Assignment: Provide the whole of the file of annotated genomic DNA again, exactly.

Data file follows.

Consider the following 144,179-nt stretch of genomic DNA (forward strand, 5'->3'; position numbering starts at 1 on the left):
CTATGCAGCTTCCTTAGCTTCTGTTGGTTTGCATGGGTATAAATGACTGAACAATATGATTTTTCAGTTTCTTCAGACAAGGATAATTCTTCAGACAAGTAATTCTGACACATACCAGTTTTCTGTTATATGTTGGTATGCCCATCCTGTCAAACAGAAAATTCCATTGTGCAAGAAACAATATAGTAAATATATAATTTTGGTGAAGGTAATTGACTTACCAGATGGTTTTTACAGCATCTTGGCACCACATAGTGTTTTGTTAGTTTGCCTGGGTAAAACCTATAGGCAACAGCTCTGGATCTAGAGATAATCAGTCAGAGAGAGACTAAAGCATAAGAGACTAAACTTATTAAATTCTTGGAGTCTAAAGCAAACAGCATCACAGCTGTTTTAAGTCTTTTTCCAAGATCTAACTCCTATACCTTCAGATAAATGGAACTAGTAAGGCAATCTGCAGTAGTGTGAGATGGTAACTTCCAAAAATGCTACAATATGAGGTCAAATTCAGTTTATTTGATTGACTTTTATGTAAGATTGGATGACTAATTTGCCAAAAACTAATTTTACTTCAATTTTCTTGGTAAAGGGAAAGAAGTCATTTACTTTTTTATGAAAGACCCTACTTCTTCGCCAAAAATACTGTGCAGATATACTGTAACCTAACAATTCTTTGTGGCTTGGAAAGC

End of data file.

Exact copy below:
Consider the following 144,179-nt stretch of genomic DNA (forward strand, 5'->3'; position numbering starts at 1 on the left):
CTATGCAGCTTCCTTAGCTTCTGTTGGTTTGCATGGGTATAAATGACTGAACAATATGATTTTTCAGTTTCTTCAGACAAGGATAATTCTTCAGACAAGTAATTCTGACACATACCAGTTTTCTGTTATATGTTGGTATGCCCATCCTGTCAAACAGAAAATTCCATTGTGCAAGAAACAATATAGTAAATATATAATTTTGGTGAAGGTAATTGACTTACCAGATGGTTTTTACAGCATCTTGGCACCACATAGTGTTTTGTTAGTTTGCCTGGGTAAAACCTATAGGCAACAGCTCTGGATCTAGAGATAATCAGTCAGAGAGAGACTAAAGCATAAGAGACTAAACTTATTAAATTCTTGGAGTCTAAAGCAAACAGCATCACAGCTGTTTTAAGTCTTTTTCCAAGATCTAACTCCTATACCTTCAGATAAATGGAACTAGTAAGGCAATCTGCAGTAGTGTGAGATGGTAACTTCCAAAAATGCTACAATATGAGGTCAAATTCAGTTTATTTGATTGACTTTTATGTAAGATTGGATGACTAATTTGCCAAAAACTAATTTTACTTCAATTTTCTTGGTAAAGGGAAAGAAGTCATTTACTTTTTTATGAAAGACCCTACTTCTTCGCCAAAAATACTGTGCAGATATACTGTAACCTAACAATTCTTTGTGGCTTGGAAAGC